Hedge Funds Bridgewater, Winton Register to Launch Products in China (Reuters)
SHANGHAI (Reuters) – Renowned global hedge fund managers Bridgewater Associates LP and Winton Group Ltd have had registrations to launch products in China accepted at a time of turbulence in capital markets, reflecting a change in the government’s stance toward such foreign funds. The Shanghai subsidiaries of Bridgewater and Winton both registered at the Asset Management Association of China (AMAC) on June 29, showed notices posted on the association’s website on Tuesday, paving way for private fund launches in the country. According to rules, asset managers must launch products within six months of registration.
Former Perry Exec Uziel Back in Business (HFAlert.com)
Former Perry Capital partner Ori Uziel is returning to the hedge fund business after a 10-year absence. Uziel, who retired from Perry at yearend 2007 when he was just 36 years old, opened a firm in New York last year called Uziel Capital. Now he’s getting ready to launch a hedge fund called Vista Grande Partners, which is scheduled to begin trading in August with about $10 million of friends-and-family money. Next year, Uziel plans to market the vehicle to a wider audience. The fund will pursue a special-situations strategy that Uziel has been running in separate accounts since May 2017.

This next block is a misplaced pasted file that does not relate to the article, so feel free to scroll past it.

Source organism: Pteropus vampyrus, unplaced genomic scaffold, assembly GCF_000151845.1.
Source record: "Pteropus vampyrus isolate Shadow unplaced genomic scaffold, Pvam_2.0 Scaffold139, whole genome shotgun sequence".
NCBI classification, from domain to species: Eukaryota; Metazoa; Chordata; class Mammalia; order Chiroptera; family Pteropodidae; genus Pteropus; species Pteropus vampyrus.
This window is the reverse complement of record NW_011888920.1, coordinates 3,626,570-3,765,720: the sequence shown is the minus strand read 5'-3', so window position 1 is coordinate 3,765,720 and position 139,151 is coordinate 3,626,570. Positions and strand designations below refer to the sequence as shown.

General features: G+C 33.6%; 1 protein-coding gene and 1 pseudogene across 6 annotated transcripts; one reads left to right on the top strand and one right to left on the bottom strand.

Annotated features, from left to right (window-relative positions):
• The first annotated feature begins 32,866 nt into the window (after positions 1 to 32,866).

Hedge Fund Plays Trade Spat Shorting China Cars, Buying Travel (Bloomberg)
The escalating trade dispute between China and the U.S. prompted hedge fund manager Pinpoint Asset Management to take money off the table earlier this year. It’s now game-planning for a potential agreement between the world’s top two economies. “The likely scenario to result from the China-U.S. trade tensions would be a trade deal — largely due to China conceding,” said Jennifer Wong, managing director of investor relations at Pinpoint Asset Management, which manages $3.6 billion in long-short equity and multi-strategy hedge funds focused on Asia.
China Hedge Fund Says Stocks Are Near Bottom (Bloomberg)
The rout in Chinese stocks may be nearing an end as the central bank turns to more accommodative monetary tools, according to Shanghai Chongyang Investment Management Co., whose flagship hedge fund has returned 356 percent since its launch in September 2008. “While asset prices will face a ceiling given China’s tough regulation, risk prevention and deleveraging, a more flexible policy stance will put a floor under risk asset prices,” said President Wang Qing. “The market clearly is in its bottom range after earlier corrections.”